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With Waters Rising And Its Population Falling, What Is Venice's Future?

Tourists walk across flooded St. Mark's Square two days after Venice suffered its highest tide in 50 years.
Filippo Monteforte AFP via Getty Images
Tourists walk across flooded St. Mark's Square two days after Venice suffered its highest tide in 50 years.

The lagoon city of Venice — a unique experiment nurtured by man and nature — suffered heavy damage in November as floodwaters reached their highest peaks in more than 50 years.

But rising sea levels are not the only threat. As Venetians continue to leave their city, Venice risks becoming an empty shell sinking under mass tourism.

Two weeks after the floods, St. Mark's Square resonates with a cacophony of languages — Spanish, Chinese and Russian. Awestruck visitors shriek and marvel as they take selfies in what Napoleon described as Europe's drawing room.


But across the lagoon, Venetians are taking stock of the damage caused by a wave of exceptionally high tides known as "acqua alta" — high water.

Pellestrina is home mostly to fishermen. For centuries, this 7 1/2-mile-long barrier island protected the Venetian lagoon from the Adriatic Sea. But on Nov. 12, a near-record high tide of more than 6 feet, combined with strong winds, made for a perfect storm and washed over Pellestrina's high embankments, flooding the island for a full day. Nearly everything on ground floors was destroyed.

Along the waterfront, trash collectors load now-useless refrigerators and washing machines onto trucks.

Fisherman Dino Vianello stares forlornly toward the lagoon, at what was once his shed on wooden pilings. For 40 years, he stored his nets there. Now his livelihood is gone.

Nobody, he says, had ever seen waves nearly 7 feet high and the sea roiling inside homes.


"The lagoon's ecosystem is unique," says Vianello, "the ancient Venetians who built the Republic of Venice worked in harmony with nature, not against it."

Many Venetians believe excavation of deep canals in the 1960s to accommodate oil tankers irreparably harmed the lagoon's delicate ecosystem. There's also widespread skepticism about a long-term project to build large, movable floodgates to hold back rising sea levels.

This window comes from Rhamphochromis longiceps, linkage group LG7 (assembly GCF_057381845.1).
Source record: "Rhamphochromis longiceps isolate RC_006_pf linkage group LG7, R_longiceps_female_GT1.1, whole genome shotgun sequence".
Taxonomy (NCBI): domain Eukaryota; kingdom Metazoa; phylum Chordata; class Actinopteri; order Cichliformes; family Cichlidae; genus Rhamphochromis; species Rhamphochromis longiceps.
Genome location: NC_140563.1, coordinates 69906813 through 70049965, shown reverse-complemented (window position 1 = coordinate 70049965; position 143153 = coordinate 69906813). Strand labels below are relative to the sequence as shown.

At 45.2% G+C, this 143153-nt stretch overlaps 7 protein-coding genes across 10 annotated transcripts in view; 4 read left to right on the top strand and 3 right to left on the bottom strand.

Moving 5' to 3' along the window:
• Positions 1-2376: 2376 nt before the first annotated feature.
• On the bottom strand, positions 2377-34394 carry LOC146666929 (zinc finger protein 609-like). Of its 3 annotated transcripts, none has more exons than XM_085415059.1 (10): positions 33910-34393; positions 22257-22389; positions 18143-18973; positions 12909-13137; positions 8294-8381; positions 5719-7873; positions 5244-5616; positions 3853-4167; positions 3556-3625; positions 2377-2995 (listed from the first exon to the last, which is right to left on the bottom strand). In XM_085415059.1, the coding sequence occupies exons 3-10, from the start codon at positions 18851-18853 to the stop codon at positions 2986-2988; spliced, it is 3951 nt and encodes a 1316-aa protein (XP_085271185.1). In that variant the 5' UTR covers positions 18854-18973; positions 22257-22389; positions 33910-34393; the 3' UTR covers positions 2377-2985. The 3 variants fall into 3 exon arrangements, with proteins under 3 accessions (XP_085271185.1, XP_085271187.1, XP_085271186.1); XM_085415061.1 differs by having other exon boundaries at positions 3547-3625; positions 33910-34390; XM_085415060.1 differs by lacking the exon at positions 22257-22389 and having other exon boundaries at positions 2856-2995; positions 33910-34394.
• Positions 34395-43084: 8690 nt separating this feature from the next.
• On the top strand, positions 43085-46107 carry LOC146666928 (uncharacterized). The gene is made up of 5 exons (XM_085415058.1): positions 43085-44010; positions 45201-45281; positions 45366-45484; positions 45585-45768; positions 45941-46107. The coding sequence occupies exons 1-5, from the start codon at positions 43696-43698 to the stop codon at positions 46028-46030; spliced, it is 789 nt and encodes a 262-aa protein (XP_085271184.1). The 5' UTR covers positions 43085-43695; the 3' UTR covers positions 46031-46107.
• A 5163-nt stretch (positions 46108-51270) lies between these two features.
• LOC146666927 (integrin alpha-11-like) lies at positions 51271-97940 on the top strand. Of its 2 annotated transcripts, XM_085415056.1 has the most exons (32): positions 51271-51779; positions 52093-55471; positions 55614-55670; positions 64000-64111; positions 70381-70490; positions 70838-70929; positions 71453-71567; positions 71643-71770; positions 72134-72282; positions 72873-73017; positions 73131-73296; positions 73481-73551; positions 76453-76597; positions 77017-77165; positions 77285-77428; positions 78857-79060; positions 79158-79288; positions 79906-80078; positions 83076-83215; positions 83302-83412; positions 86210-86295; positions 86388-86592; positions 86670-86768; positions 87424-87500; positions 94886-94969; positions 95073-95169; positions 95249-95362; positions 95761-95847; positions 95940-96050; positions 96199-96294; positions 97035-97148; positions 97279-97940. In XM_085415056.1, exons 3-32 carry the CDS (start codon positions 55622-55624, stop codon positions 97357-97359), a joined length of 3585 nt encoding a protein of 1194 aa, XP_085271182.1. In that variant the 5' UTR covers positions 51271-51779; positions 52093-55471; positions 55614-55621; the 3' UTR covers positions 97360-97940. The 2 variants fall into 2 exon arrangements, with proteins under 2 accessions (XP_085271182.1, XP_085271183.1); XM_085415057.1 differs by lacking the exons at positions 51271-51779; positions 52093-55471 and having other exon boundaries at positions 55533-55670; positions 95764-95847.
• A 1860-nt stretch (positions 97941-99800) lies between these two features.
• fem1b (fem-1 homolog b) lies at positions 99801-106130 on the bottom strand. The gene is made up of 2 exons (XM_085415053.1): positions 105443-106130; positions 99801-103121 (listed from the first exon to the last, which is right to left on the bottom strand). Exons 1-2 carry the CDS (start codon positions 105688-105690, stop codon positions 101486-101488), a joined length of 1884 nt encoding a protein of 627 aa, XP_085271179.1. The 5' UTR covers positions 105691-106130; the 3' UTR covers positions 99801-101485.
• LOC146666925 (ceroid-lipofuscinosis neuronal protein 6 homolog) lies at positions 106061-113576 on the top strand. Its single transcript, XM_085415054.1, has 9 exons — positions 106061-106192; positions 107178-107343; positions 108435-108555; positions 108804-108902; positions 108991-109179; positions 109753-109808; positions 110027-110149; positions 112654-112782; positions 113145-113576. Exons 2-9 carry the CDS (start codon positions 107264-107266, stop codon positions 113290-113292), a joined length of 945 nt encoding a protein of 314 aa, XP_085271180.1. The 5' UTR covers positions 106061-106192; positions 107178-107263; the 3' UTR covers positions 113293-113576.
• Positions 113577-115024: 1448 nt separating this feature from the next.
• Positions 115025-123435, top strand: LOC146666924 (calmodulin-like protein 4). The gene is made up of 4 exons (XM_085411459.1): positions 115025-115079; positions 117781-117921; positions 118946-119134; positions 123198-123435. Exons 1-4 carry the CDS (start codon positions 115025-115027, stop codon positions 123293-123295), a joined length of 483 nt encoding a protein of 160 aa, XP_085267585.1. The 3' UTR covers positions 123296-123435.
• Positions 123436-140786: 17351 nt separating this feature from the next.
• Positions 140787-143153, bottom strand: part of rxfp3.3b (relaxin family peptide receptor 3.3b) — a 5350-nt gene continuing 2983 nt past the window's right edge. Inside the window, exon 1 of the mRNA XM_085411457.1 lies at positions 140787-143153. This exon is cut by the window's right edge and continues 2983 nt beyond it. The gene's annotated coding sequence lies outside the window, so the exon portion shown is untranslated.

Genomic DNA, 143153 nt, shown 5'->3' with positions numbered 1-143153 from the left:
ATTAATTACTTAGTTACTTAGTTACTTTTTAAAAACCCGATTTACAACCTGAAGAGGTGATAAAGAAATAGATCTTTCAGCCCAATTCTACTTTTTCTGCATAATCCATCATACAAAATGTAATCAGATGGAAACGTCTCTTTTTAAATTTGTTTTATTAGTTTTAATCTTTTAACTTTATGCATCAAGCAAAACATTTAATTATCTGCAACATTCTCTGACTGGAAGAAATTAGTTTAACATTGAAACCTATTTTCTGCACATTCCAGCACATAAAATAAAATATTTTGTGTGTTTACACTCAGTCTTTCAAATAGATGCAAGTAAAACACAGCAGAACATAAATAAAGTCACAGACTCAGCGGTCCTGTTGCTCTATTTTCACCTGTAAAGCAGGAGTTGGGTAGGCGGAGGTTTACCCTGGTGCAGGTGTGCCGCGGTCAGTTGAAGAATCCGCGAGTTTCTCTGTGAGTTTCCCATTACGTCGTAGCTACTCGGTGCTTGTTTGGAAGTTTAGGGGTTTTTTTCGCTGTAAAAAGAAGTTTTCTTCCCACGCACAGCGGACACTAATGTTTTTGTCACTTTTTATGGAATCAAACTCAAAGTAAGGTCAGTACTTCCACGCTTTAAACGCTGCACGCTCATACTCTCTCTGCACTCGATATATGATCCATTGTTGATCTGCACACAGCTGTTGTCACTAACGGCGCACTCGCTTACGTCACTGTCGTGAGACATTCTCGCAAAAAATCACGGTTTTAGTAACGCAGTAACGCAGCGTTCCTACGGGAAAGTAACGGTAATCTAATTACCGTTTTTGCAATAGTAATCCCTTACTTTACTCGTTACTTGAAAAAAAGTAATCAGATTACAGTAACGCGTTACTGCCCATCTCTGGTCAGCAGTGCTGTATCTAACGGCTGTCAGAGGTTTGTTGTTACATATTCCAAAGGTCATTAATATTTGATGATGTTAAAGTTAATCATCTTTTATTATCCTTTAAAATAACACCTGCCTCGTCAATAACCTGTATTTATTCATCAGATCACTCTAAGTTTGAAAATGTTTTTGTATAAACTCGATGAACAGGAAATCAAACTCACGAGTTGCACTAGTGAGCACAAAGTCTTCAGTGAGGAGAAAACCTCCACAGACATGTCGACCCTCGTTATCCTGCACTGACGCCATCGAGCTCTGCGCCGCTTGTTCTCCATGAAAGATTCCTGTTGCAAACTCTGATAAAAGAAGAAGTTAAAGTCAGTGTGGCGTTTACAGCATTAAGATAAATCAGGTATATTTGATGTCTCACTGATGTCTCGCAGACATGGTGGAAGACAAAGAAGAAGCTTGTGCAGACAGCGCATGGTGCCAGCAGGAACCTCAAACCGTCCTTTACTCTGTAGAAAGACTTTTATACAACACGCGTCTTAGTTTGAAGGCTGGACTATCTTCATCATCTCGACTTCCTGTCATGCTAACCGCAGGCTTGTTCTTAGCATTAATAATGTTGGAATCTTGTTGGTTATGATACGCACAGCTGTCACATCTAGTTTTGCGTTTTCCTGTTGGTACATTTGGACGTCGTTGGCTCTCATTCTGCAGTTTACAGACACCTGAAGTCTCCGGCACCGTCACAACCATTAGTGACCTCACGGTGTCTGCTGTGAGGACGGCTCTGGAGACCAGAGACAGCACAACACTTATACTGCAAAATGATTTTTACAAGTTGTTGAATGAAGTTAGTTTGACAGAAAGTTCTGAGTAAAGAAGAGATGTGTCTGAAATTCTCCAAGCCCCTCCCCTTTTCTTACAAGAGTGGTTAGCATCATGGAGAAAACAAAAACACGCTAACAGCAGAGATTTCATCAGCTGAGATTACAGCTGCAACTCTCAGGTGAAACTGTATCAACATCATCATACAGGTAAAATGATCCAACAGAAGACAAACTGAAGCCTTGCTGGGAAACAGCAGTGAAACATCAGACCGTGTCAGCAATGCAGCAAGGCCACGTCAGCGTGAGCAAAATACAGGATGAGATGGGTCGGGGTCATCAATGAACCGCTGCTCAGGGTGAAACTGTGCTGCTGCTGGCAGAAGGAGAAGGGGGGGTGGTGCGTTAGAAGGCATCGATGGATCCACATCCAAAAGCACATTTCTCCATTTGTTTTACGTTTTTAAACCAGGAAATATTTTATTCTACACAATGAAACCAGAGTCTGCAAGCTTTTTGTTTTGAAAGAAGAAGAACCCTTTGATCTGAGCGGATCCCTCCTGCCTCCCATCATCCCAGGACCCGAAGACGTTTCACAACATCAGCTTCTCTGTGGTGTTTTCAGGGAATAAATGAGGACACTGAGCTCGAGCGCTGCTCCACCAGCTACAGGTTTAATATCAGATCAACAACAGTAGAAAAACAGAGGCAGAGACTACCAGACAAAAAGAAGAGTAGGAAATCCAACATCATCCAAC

The project is called Mose, an Italian acronym that also means Moses, suggesting a parting of the waters. Still unfinished after 16 years and $5.5 billion in public funds, it has been plagued by corruption and won't be in operation for two more years.

Meanwhile, many residents of Venice feel ignored by local authorities.

In the central Castello District, master artisan Paolo Brandolisio — one of only four remaining makers of oars and oar posts for the city's legendary gondolas — is trying to put his workshop back in order. Brandolisio is trying to salvage his waterlogged oak worktable.

"We've always managed on our own. In the last 40 or 50 years, city authorities didn't safeguard artisans' workshops," says Brandolisio. "If no one's left to make wooden boats, they'll disappear and be replaced by plastic ones."

Brandolisio laments that most shops now sell Chinese-made souvenirs.

"Shops for residents are vanishing because Venetians are vanishing," he says. "So those who are left are those making money selling the cheapest possible goods."

Besides the shrinking Venice that's home to local residents, there are two other Venices. One is the city of giant cruise ships as high as skyscrapers that — along with other forms of transport — disgorge some 30 million visitors a year into a city of about 50,000. Central Venice's population is down by about a third from a generation ago.

And there's the Venice of international institutions — of education, heritage and creative endeavor — that make it a world capital of art and culture.

"International Venice takes the social fabric of Venice for granted. We need to change the vision of the city," says Shaul Bassi, director of the Center for Humanities and Social Change at Ca' Foscari University of Venice.

Across the world, he says, big cities look more and more alike, with the same architects creating more or less the same skyline. Venice, Bassi believes, represents the very idea of a city.

"It's a city that for over a thousand years has built a wonderful equilibrium between a human component, ecological component, art, nature. And in the last century, we have basically almost destroyed that balance," Bassi says.

In the battle against rising sea levels, Venice is on the front line. That's why, says Bassi, it's the ideal laboratory in which to study climate change. Next year, his university will offer a new degree in environmental humanities, in which scientists provide the data, "but we need to imagine what climate change is going to be like. And for that, you need the artist, you need the intellectual, you need the poets, you need philosophers, you need the historians."

Bassi is urging people in all the fields of science and art to come to Venice to reflect, study, create and compose, to help make it a truly living city for the whole world.

Regardless of whether more people come, though, many Venetians fear there is a serious danger the prediction made by Lord Byron two centuries ago could come true:

O Venice! Venice! when thy marble walls Are level with the waters, there shall be A cry of nations o'er thy sunken halls, A loud lament along the sweeping sea!

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